U.S. Supreme Court, Dec. 2, 2019. Credit: Robin Bravender
The U.S. Supreme Court’s acquiescence in Texas’ de facto ban on abortions has given Florida Gov. Ron DeSantis another chance to burnish his “pro-life” bona fides ahead of next year’s gubernatorial election and a possible run for the presidency in 2024.
It’s not clear whether he will take that chance. During a news conference last week, the governor didn’t exactly pledge to follow Texas’ lead, as Senate President Wilton Simpson wants to do. But he seemed intrigued at the prospect.
“I’m pro-life, I welcome pro-life legislation,” DeSantis said.
“What they did in Texas was interesting and I haven’t really been able to look at enough about it,” he said. “They basically did this through private right of action. And so, it’s a little bit different than how a lot of these debates have gone, so we will have to look. I am going to look more significantly at it.”
The Phoenix asked the governor’s press office whether his thinking has evolved since then but aides haven’t responded.
DeSantis referred to language in the Texas law offering $10,000 bounties to private citizens who sue people suspected of providing or facilitating access to abortion services. Even if defendants win in court, they would remain stuck paying their legal fees.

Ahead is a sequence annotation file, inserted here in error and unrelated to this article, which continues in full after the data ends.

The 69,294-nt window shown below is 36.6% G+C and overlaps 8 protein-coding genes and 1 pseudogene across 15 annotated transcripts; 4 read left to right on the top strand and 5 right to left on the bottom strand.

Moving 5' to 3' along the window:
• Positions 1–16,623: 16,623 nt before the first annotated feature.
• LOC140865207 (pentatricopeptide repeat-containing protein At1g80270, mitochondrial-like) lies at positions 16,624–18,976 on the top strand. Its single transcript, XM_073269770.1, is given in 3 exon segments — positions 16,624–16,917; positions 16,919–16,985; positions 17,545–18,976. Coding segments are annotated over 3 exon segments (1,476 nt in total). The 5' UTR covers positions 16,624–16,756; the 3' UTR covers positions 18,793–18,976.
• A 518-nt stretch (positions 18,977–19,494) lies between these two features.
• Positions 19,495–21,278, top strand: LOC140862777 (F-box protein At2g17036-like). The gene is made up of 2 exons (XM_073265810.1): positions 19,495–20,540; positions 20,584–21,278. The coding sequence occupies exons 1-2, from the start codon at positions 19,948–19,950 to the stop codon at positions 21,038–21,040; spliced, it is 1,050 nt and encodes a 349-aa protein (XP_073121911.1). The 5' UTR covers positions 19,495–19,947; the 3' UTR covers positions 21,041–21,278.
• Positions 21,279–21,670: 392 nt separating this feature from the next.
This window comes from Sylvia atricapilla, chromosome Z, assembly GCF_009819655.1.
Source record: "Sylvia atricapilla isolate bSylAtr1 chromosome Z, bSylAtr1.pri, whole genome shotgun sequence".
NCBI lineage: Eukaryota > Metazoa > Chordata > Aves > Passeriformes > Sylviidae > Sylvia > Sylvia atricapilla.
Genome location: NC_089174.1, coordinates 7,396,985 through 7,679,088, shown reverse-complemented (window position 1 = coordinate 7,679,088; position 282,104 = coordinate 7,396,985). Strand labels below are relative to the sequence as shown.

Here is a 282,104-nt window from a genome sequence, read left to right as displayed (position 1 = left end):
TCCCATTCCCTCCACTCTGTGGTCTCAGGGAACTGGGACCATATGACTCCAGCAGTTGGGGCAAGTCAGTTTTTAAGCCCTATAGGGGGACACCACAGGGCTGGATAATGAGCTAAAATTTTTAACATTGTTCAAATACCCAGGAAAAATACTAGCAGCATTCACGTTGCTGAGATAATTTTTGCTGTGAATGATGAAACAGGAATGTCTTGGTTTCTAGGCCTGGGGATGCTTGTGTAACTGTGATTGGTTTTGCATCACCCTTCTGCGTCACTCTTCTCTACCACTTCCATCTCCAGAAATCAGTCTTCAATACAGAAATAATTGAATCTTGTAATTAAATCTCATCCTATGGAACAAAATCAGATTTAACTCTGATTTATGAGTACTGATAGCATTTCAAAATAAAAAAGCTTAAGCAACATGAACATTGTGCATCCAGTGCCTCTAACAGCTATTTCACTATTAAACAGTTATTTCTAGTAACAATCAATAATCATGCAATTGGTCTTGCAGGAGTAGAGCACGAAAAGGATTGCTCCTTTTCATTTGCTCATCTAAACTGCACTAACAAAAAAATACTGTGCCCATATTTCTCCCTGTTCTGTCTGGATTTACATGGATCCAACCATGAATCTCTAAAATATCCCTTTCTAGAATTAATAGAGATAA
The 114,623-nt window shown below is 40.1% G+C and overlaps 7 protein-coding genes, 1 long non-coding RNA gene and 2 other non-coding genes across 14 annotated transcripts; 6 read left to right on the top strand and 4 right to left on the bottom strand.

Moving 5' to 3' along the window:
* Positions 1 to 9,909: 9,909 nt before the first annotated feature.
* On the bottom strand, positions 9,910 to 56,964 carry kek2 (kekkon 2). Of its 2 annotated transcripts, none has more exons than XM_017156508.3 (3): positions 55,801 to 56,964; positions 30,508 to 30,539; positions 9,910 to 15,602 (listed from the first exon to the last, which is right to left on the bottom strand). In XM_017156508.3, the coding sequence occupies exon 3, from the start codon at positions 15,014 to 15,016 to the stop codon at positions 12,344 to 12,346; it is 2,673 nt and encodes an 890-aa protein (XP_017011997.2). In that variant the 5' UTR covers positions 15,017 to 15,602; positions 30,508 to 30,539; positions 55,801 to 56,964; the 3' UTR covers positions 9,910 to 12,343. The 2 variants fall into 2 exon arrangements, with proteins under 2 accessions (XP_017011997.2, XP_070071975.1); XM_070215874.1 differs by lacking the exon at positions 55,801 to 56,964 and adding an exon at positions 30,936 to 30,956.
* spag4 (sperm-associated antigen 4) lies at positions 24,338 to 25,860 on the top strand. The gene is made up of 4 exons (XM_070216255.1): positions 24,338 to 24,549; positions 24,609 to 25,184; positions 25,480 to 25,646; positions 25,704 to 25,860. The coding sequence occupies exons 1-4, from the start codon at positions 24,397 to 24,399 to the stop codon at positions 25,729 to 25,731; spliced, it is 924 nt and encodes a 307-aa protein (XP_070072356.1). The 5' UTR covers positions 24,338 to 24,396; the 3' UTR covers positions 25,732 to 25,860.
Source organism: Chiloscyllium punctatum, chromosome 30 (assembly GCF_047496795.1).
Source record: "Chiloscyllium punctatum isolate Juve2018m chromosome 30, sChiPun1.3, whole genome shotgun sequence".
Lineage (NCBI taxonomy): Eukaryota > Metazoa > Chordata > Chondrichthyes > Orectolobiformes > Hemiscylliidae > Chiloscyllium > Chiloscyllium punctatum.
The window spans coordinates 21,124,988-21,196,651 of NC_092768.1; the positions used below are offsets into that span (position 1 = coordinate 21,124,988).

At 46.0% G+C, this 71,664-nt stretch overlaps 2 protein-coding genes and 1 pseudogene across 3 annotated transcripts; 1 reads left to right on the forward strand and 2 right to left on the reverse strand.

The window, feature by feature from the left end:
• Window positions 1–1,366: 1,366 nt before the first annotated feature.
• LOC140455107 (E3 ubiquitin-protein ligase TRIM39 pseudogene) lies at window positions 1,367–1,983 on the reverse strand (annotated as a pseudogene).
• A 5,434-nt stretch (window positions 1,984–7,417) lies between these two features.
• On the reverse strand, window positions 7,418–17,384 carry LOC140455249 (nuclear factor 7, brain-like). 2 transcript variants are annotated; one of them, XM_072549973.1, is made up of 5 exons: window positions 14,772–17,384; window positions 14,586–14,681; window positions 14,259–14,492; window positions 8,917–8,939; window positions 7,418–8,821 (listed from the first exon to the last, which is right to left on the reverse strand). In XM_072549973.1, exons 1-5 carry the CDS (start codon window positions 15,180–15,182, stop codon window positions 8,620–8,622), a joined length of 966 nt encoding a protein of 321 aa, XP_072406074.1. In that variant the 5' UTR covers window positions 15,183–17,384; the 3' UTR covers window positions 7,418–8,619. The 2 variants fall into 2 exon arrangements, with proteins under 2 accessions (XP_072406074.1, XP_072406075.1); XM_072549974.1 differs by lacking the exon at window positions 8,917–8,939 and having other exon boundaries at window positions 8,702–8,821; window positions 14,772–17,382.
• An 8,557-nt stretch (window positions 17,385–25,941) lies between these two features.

The Supreme Court ruled, 5-4, that the unprecedented Texas legal mechanism precluded a ruling on its constitutionality at this point. Presumably, anyone sued under the law could raise a constitutional claim at that time. For now, though, abortion providers in the state have stopped offering that service.
The Texas law targets abortions at the point when doctors detect a “fetal heartbeat” at roughly six weeks’ gestational age. But that’s a highly contested point. The dominant medical position is that the heart doesn’t form until about 10 weeks.
DeSantis has already taken steps to quash the right to terminate a pregnancy under Supreme Court precedents in Roe v. Wade and Planned Parenthood of Southeast Pennsylvania v. Casey. In those cases, the justices said women’s right to privacy generally prevents states from intruding before the third trimester.
The justices are expected to hear another abortion case in the fall involving a Mississippi statute that would ban abortion at 15 weeks. DeSantis joined 11 GOP governors in filing a friend-of-the-court brief in support of Mississippi. The brief argues that eliminating federal protection for abortion rights would “lower the proverbial temperature” on a thorny ethical problem and allow experimentation by states.
Meeting in regular session earlier this year, the Florida Legislature showed little appetite for bills restricting abortion rights. Proposals to ban abortions based on a detected disability in a fetus, reduce the number of weeks a mother has to terminate a pregnancy, and dictate what should be done with the fetal remains following an abortion failed to pass both the House and the Senate.
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